Femme autoworkers strike for equality in entertaining ‘Made in Dagenham’
Even women who have never worked in a factory will find something to cheer about in Made In Dagenham. Yes, this fiction film tells the true story of working-class women employed at a Ford Motor Company satellite plant in industrial England in 1968 who went out on strike to demand equal pay for equal work. But the issue of sexual inequality is painted in much broader strokes in this entertaining portrait of uppity women daring to do the unthinkable —stand up themselves—in a pre-feminist era when the old boy network still ruled every facet of society.
On the face of it, Made In Dagenham doesn’t stray far from the familiar narrative of other femme-activism movies like Norma Rae or North Country. Still, director Nigel Cole and scriptwriter William Ivory do an admirable job of not only sketching in the hierarchy of males the women are up against (husbands, co-workers, Ford execs, even their own union bosses), but in crafting a milieu of subtly ingrained sexism stretching from the workers’ subsidized housing all the way to No.10 Downing Street.
Sally Hawkins (Happy-Go-Lucky) brings her fun-loving demeanor and piercing intelligence to the role of Rita O’Grady, a fictional heroine invented to represent the journey the Ford women took from complacency to cosciousness. She’s one of 187 women machinists who stitch together interior upholstery for the Ford plant in Dagenham, which turns out 3000 new cars per day. They have their own shop, leaky in wet weather and a sweltering inferno in the summer. Most of them strip down to their bras at the worktable; if a male ventures down the long staircase into their shop, someone yelps “Man!” and they all cover up.
They’re a cheeky, boisterous lot, content enough with their jobs. The trouble starts when their union rep, Albert (the delightful Bob Hoskins) tells them that management has declined to upgrade their labor classification to “skilled” (which would mean more money), and suggests they threaten to walk out in protest. The women have elected a leader, Connie (Geraldine James), as their union liaison, but with Connie preoccupied with a fragile husband, Albert impulsively invites Rita to join them at a meeting with the Ford brass.
Nervous that her clothes aren’t “posh” enough and that she’s out of her league, Rita nevertheless refuses to sit idly by while her old-school union boss tries to cut a back-room deal with the sleek Ford plant owner (Rupert Graves) acing “the girls” out of their rights. Rita calls their bluff and the Dagenham women walk off the job, trading their sewing machines for picket signs. It’s all a big lark at first, but the repercussions are huge.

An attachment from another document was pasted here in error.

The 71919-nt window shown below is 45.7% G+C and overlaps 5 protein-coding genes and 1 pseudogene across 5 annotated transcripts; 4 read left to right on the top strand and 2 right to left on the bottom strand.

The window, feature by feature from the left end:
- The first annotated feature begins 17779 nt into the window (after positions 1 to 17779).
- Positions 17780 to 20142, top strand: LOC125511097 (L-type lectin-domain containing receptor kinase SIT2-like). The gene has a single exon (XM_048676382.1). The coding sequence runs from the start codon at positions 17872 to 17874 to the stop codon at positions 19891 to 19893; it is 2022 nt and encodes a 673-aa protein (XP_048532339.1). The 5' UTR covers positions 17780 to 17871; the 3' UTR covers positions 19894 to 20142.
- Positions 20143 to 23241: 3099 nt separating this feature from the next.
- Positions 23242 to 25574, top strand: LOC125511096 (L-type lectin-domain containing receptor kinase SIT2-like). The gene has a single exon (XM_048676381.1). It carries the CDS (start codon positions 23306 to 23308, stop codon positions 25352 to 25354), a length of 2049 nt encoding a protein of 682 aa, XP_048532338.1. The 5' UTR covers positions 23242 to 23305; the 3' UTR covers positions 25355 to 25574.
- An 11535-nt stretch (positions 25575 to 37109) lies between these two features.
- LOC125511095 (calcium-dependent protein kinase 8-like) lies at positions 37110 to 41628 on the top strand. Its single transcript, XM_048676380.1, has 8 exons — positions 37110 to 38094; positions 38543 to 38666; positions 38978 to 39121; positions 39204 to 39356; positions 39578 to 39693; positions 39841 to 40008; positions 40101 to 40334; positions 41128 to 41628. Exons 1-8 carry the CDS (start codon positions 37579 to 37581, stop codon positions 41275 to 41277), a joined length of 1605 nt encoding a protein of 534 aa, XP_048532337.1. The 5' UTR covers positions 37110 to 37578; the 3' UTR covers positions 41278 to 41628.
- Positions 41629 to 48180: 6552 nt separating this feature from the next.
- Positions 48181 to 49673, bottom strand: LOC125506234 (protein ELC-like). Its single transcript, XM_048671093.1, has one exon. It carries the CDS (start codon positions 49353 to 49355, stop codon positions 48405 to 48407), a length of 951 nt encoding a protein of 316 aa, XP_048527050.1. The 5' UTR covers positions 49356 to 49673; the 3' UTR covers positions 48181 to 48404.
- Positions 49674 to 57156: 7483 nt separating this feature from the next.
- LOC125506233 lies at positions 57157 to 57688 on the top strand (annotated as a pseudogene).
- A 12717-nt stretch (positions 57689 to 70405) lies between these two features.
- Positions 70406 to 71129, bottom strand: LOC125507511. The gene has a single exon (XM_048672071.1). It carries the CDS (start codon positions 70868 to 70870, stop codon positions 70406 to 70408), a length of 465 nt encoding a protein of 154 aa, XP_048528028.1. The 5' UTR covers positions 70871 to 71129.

There are predictable tensions with Rita’s supportive, but neglected husband (Danny Mays) and kids, as well as with male co-workers, especially after the plant shuts down because there aren’t enough upholstered seats to fill the cars. But when Albert tells Rita that skill ratings have nothing to do with wages—that companies pay women less based on gender alone, because “that’s how it’s always been done”—their local strike mushrooms into a nationwide crusade for equal pay.
The film reveals the social order of the day in the way Rita’s message resonates with her diverse allies. The plant owner’s wife (Rosamund Pike), an educated beauty who says her husband treats her “like a fool,” cheers her on. Albert tells of his single mum raising three boys on half of what a man would earn in the same job. And the divine Miranda Richardson plays Barbara Castle, Britain’s first female Secretary of Sate, as a tough, sardonic political animal with the brains and the savvy to do the right thing.
Judging by vintage newsreel clips at the end, the real Dagenham women were neither as young nor as glamorous as their movie counterparts—which somehow makes their achievement all the greater. A cast of middle-aged matrons might have given the movie extra gravitas, but it’s a satisfying crowd-pleaser all the same.
MADE IN DAGENHAM
★★★ (out of four)
With Sally Hawkins, Bob Hoskins, and Miranda Richardson, Written by William Ivory. Directed by Nigel Cole. A Sony Classics release. Rated R. 113 minutes.